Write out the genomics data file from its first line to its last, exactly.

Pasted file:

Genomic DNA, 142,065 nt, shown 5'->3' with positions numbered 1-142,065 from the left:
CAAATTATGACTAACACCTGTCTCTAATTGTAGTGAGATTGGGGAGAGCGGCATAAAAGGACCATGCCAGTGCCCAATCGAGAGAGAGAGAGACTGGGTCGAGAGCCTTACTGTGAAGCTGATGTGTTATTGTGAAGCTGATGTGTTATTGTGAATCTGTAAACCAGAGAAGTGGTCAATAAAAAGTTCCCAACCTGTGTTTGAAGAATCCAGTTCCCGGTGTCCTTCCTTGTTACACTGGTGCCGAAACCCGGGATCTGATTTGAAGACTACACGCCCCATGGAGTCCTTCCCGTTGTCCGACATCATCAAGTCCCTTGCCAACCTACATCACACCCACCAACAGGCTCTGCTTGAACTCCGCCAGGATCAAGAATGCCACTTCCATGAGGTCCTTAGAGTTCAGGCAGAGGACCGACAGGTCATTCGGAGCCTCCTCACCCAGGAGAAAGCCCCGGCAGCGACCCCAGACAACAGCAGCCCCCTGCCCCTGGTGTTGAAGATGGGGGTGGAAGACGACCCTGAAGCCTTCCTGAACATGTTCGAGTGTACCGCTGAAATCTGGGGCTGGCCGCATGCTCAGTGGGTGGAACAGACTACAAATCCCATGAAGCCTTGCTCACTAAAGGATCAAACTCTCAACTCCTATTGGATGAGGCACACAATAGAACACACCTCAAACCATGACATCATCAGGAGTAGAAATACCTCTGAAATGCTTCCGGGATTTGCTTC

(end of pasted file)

Genomic DNA, 142,065 nt, shown 5'->3' with positions numbered 1-142,065 from the left:
CAAATTATGACTAACACCTGTCTCTAATTGTAGTGAGATTGGGGAGAGCGGCATAAAAGGACCATGCCAGTGCCCAATCGAGAGAGAGAGAGACTGGGTCGAGAGCCTTACTGTGAAGCTGATGTGTTATTGTGAAGCTGATGTGTTATTGTGAATCTGTAAACCAGAGAAGTGGTCAATAAAAAGTTCCCAACCTGTGTTTGAAGAATCCAGTTCCCGGTGTCCTTCCTTGTTACACTGGTGCCGAAACCCGGGATCTGATTTGAAGACTACACGCCCCATGGAGTCCTTCCCGTTGTCCGACATCATCAAGTCCCTTGCCAACCTACATCACACCCACCAACAGGCTCTGCTTGAACTCCGCCAGGATCAAGAATGCCACTTCCATGAGGTCCTTAGAGTTCAGGCAGAGGACCGACAGGTCATTCGGAGCCTCCTCACCCAGGAGAAAGCCCCGGCAGCGACCCCAGACAACAGCAGCCCCCTGCCCCTGGTGTTGAAGATGGGGGTGGAAGACGACCCTGAAGCCTTCCTGAACATGTTCGAGTGTACCGCTGAAATCTGGGGCTGGCCGCATGCTCAGTGGGTGGAACAGACTACAAATCCCATGAAGCCTTGCTCACTAAAGGATCAAACTCTCAACTCCTATTGGATGAGGCACACAATAGAACACACCTCAAACCATGACATCATCAGGAGTAGAAATACCTCTGAAATGCTTCCGGGATTTGCTTC